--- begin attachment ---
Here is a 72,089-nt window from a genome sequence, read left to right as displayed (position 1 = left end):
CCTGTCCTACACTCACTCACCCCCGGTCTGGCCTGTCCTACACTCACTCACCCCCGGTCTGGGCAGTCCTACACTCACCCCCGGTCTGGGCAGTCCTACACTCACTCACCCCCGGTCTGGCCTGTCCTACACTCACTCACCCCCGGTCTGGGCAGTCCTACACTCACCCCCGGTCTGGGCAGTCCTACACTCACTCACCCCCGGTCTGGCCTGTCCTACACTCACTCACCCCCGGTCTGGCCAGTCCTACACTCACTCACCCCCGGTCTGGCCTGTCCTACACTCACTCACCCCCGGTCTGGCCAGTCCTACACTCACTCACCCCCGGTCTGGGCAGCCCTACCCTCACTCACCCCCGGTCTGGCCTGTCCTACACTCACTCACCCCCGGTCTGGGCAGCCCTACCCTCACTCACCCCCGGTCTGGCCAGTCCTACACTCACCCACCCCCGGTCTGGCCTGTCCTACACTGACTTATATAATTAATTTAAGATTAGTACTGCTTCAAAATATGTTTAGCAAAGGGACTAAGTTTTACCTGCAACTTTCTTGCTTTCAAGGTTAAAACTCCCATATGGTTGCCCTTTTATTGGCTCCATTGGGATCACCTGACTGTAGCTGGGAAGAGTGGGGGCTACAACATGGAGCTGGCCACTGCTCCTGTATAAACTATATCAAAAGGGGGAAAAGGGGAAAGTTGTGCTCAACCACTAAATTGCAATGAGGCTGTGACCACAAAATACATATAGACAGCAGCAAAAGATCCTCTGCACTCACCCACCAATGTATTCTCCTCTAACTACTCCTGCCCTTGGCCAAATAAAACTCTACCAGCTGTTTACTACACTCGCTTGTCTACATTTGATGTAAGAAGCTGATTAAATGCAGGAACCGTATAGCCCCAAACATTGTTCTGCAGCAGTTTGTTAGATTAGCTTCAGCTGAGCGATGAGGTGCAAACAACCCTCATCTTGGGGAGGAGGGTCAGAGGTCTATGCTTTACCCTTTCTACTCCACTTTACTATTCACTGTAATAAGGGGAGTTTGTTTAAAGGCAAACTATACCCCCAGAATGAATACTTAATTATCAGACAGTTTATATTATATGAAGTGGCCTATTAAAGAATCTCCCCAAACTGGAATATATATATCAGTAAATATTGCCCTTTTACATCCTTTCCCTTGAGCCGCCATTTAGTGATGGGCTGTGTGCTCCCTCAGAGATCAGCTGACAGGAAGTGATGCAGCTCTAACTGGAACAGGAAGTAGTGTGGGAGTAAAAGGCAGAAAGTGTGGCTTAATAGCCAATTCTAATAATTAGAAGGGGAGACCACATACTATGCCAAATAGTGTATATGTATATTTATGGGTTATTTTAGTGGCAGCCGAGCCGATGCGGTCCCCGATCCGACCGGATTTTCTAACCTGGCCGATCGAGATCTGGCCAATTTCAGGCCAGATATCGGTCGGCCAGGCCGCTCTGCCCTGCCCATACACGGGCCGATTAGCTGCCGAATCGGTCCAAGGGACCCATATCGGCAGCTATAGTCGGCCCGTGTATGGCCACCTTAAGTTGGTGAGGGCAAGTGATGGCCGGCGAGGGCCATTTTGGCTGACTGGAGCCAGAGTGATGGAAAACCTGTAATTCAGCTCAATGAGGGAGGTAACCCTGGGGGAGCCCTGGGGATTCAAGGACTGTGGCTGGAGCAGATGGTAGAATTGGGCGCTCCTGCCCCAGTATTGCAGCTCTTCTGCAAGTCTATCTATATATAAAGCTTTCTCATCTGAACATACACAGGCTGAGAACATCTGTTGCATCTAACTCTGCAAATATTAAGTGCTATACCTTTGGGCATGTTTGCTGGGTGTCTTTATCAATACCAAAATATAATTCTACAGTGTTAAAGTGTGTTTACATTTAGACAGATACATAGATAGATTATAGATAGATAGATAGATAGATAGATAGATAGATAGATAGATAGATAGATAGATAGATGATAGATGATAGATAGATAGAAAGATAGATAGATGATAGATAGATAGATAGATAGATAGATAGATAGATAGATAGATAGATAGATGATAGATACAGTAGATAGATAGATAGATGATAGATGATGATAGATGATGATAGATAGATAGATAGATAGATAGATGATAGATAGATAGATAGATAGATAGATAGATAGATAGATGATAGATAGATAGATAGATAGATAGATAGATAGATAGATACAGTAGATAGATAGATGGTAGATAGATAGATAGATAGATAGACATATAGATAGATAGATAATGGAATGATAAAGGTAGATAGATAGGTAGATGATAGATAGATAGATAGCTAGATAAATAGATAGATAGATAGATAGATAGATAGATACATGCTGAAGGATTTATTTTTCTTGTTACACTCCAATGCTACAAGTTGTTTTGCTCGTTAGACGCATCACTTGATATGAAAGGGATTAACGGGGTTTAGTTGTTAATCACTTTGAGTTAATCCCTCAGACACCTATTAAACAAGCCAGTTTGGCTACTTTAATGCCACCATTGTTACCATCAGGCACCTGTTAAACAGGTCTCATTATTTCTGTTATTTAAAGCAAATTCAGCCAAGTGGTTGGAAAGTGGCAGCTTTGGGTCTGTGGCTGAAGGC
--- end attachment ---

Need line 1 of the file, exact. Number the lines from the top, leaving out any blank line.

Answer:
Here is a 72,089-nt window from a genome sequence, read left to right as displayed (position 1 = left end):